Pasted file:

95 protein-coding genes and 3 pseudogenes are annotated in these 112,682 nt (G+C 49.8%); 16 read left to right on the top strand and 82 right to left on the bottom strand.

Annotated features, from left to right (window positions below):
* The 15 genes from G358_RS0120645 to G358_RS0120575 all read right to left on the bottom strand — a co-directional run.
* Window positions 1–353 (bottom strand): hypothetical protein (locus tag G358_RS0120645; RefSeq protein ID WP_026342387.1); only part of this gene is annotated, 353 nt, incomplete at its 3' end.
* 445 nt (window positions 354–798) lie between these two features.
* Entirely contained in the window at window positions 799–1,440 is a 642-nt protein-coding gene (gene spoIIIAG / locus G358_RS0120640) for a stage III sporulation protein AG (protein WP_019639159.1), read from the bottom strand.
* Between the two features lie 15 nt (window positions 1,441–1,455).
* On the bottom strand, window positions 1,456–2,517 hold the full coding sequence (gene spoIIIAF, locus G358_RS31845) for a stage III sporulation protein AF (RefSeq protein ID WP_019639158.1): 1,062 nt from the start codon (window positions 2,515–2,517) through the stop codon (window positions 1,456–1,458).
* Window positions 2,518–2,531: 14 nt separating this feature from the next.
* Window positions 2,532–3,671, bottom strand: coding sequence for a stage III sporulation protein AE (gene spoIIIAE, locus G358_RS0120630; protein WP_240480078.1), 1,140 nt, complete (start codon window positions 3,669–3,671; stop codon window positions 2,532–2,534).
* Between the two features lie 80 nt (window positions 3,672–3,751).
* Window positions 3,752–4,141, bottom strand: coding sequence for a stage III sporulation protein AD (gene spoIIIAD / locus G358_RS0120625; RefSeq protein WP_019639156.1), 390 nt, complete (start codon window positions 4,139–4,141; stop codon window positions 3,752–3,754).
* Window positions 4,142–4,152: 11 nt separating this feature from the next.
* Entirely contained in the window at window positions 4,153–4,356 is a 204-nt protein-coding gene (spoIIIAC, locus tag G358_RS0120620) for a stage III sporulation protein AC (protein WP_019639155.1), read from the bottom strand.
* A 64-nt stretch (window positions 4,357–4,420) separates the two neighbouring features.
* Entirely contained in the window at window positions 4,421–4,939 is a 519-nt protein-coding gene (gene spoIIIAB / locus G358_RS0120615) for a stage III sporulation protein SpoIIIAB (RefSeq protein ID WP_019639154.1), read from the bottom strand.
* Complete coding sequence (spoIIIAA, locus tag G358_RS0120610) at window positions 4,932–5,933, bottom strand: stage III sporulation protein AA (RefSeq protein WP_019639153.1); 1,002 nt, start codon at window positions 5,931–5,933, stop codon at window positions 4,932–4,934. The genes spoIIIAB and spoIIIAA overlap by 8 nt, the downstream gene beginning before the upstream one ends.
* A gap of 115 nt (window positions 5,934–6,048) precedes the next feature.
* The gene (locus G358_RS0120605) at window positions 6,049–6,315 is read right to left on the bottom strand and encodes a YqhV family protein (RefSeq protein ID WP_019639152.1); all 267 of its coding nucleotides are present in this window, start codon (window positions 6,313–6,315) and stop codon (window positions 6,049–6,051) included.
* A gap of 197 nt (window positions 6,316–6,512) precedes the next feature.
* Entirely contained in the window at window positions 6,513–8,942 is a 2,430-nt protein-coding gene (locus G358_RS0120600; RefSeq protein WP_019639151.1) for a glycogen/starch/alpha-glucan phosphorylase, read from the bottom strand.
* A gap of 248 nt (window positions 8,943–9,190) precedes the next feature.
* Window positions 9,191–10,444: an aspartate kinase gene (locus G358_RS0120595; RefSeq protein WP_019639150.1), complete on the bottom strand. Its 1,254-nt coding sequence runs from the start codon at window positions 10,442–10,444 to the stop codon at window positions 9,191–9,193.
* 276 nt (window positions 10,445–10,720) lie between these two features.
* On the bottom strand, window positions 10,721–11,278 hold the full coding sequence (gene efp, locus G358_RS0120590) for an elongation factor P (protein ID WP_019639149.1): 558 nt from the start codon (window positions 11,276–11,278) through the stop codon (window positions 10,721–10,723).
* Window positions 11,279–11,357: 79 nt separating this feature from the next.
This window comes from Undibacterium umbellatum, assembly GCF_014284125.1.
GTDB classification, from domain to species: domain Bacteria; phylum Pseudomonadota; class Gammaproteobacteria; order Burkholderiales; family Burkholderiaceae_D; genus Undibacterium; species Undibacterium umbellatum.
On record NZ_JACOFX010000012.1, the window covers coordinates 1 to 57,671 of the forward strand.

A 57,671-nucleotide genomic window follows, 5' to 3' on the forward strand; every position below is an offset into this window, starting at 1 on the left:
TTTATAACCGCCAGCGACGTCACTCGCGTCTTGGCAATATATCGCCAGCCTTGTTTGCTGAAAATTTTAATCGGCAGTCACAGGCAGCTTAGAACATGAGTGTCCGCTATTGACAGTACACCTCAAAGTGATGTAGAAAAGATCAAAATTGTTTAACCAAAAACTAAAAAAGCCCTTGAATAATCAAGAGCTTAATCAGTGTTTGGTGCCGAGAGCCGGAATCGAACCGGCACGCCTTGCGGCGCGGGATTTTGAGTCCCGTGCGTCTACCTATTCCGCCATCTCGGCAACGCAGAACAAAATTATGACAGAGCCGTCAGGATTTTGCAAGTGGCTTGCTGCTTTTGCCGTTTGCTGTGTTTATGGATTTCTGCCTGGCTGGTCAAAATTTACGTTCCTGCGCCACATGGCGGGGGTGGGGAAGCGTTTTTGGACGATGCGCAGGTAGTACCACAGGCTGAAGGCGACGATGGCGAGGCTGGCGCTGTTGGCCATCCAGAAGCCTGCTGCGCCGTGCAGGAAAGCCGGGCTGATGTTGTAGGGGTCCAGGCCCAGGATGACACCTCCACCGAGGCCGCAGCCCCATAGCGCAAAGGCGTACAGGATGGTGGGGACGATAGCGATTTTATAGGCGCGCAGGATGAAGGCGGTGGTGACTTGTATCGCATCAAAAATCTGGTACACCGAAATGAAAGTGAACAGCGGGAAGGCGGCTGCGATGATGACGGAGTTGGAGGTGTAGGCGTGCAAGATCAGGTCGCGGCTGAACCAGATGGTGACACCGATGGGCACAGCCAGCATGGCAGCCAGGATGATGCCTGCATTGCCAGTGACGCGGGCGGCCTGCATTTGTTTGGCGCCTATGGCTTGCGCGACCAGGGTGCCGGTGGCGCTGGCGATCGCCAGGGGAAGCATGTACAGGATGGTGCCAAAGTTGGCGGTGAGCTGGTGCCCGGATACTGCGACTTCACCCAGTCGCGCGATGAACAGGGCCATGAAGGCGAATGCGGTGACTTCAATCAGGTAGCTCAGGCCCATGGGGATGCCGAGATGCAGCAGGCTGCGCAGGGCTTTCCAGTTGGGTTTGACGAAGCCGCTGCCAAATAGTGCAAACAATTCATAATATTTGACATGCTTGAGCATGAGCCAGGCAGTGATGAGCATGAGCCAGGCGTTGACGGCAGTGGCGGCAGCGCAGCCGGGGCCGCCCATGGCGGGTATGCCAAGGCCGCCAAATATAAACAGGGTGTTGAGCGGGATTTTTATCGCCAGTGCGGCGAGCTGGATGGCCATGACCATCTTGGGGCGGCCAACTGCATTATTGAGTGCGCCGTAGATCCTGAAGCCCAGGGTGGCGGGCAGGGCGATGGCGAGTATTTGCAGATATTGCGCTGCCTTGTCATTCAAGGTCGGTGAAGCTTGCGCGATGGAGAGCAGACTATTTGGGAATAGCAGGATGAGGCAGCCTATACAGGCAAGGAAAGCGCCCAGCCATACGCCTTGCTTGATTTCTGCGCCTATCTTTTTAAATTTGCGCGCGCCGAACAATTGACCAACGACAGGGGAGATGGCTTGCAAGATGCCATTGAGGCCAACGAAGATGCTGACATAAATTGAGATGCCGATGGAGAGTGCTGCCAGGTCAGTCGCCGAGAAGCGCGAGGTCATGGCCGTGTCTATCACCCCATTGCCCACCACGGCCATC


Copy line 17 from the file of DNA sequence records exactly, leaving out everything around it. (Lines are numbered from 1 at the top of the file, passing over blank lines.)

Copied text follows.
* Complete coding sequence (spoIIIAA, locus tag G358_RS0120610) at window positions 4,932–5,933, bottom strand: stage III sporulation protein AA (RefSeq protein WP_019639153.1); 1,002 nt, start codon at window positions 5,931–5,933, stop codon at window positions 4,932–4,934. The genes spoIIIAB and spoIIIAA overlap by 8 nt, the downstream gene beginning before the upstream one ends.